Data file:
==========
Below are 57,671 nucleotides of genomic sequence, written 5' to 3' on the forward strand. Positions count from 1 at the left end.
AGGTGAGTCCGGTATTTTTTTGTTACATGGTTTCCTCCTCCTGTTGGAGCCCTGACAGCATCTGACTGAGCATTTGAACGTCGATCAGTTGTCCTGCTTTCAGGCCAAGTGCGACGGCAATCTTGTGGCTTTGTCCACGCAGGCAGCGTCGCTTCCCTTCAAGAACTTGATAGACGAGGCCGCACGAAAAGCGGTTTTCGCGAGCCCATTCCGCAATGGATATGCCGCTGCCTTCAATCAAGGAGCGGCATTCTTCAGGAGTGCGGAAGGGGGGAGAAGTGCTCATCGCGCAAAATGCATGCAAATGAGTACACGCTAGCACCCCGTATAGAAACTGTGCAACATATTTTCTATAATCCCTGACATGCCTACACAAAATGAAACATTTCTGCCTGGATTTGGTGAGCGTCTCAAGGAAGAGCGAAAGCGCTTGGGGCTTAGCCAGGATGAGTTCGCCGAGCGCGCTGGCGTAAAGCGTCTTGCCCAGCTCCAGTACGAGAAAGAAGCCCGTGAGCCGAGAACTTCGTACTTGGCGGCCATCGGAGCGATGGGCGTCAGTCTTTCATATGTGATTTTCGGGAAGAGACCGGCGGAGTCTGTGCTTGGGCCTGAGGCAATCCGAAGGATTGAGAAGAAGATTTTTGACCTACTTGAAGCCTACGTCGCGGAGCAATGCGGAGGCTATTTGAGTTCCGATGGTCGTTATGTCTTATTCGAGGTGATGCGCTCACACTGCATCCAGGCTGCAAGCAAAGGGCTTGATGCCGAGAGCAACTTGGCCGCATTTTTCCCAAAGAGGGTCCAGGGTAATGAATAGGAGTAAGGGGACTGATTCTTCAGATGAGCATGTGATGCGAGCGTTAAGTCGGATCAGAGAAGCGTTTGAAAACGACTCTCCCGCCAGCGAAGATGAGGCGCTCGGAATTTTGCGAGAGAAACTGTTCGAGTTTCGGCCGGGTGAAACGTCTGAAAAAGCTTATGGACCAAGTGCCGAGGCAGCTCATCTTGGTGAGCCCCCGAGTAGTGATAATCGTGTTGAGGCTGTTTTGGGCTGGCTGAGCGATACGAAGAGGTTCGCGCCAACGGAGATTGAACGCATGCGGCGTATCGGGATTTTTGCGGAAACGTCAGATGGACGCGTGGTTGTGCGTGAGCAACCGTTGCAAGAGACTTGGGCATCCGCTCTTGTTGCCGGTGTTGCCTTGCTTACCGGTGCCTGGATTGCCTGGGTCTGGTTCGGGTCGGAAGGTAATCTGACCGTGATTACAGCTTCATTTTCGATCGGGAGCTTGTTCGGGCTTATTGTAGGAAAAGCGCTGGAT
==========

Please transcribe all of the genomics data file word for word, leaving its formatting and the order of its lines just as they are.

Below are 57,671 nucleotides of genomic sequence, written 5' to 3' on the forward strand. Positions count from 1 at the left end.
AGGTGAGTCCGGTATTTTTTTGTTACATGGTTTCCTCCTCCTGTTGGAGCCCTGACAGCATCTGACTGAGCATTTGAACGTCGATCAGTTGTCCTGCTTTCAGGCCAAGTGCGACGGCAATCTTGTGGCTTTGTCCACGCAGGCAGCGTCGCTTCCCTTCAAGAACTTGATAGACGAGGCCGCACGAAAAGCGGTTTTCGCGAGCCCATTCCGCAATGGATATGCCGCTGCCTTCAATCAAGGAGCGGCATTCTTCAGGAGTGCGGAAGGGGGGAGAAGTGCTCATCGCGCAAAATGCATGCAAATGAGTACACGCTAGCACCCCGTATAGAAACTGTGCAACATATTTTCTATAATCCCTGACATGCCTACACAAAATGAAACATTTCTGCCTGGATTTGGTGAGCGTCTCAAGGAAGAGCGAAAGCGCTTGGGGCTTAGCCAGGATGAGTTCGCCGAGCGCGCTGGCGTAAAGCGTCTTGCCCAGCTCCAGTACGAGAAAGAAGCCCGTGAGCCGAGAACTTCGTACTTGGCGGCCATCGGAGCGATGGGCGTCAGTCTTTCATATGTGATTTTCGGGAAGAGACCGGCGGAGTCTGTGCTTGGGCCTGAGGCAATCCGAAGGATTGAGAAGAAGATTTTTGACCTACTTGAAGCCTACGTCGCGGAGCAATGCGGAGGCTATTTGAGTTCCGATGGTCGTTATGTCTTATTCGAGGTGATGCGCTCACACTGCATCCAGGCTGCAAGCAAAGGGCTTGATGCCGAGAGCAACTTGGCCGCATTTTTCCCAAAGAGGGTCCAGGGTAATGAATAGGAGTAAGGGGACTGATTCTTCAGATGAGCATGTGATGCGAGCGTTAAGTCGGATCAGAGAAGCGTTTGAAAACGACTCTCCCGCCAGCGAAGATGAGGCGCTCGGAATTTTGCGAGAGAAACTGTTCGAGTTTCGGCCGGGTGAAACGTCTGAAAAAGCTTATGGACCAAGTGCCGAGGCAGCTCATCTTGGTGAGCCCCCGAGTAGTGATAATCGTGTTGAGGCTGTTTTGGGCTGGCTGAGCGATACGAAGAGGTTCGCGCCAACGGAGATTGAACGCATGCGGCGTATCGGGATTTTTGCGGAAACGTCAGATGGACGCGTGGTTGTGCGTGAGCAACCGTTGCAAGAGACTTGGGCATCCGCTCTTGTTGCCGGTGTTGCCTTGCTTACCGGTGCCTGGATTGCCTGGGTCTGGTTCGGGTCGGAAGGTAATCTGACCGTGATTACAGCTTCATTTTCGATCGGGAGCTTGTTCGGGCTTATTGTAGGAAAAGCGCTGGAT